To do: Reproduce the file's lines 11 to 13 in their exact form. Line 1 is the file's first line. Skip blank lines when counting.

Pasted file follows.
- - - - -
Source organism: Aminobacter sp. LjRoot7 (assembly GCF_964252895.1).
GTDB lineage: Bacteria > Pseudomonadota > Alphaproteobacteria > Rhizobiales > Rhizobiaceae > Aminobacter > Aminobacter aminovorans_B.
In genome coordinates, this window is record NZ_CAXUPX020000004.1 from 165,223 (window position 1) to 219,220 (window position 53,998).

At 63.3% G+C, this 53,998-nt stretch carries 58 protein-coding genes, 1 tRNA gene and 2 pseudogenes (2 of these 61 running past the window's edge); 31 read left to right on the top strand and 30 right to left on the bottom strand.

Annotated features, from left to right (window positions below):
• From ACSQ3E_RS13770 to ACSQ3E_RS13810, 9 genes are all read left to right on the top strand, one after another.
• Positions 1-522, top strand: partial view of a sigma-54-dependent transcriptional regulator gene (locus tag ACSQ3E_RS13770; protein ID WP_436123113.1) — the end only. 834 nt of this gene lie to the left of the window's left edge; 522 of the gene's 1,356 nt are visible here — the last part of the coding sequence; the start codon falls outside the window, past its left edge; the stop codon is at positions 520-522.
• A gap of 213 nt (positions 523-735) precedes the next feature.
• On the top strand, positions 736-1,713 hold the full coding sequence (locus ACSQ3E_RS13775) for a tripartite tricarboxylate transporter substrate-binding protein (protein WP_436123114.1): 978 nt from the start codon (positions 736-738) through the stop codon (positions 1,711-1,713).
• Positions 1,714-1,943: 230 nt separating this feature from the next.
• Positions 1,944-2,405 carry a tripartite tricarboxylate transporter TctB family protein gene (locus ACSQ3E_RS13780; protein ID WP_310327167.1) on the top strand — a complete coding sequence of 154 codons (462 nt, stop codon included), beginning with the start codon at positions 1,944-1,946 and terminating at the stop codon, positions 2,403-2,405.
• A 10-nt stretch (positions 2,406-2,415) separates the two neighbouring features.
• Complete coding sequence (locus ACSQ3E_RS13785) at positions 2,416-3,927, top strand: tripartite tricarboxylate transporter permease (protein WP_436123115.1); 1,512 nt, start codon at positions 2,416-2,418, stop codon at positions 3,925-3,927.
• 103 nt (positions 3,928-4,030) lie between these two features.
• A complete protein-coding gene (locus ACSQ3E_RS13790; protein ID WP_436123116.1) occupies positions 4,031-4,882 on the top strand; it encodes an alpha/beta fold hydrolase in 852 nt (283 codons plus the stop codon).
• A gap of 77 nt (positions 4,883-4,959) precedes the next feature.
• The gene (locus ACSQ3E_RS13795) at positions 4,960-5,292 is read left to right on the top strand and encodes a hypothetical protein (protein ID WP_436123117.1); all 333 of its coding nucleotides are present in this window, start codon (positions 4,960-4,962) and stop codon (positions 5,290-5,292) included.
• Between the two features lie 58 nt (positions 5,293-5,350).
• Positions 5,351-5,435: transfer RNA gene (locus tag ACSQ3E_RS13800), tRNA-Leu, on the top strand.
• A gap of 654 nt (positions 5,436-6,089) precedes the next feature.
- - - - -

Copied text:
• Positions 1,944-2,405 carry a tripartite tricarboxylate transporter TctB family protein gene (locus ACSQ3E_RS13780; protein ID WP_310327167.1) on the top strand — a complete coding sequence of 154 codons (462 nt, stop codon included), beginning with the start codon at positions 1,944-1,946 and terminating at the stop codon, positions 2,403-2,405.
• A 10-nt stretch (positions 2,406-2,415) separates the two neighbouring features.
• Complete coding sequence (locus ACSQ3E_RS13785) at positions 2,416-3,927, top strand: tripartite tricarboxylate transporter permease (protein WP_436123115.1); 1,512 nt, start codon at positions 2,416-2,418, stop codon at positions 3,925-3,927.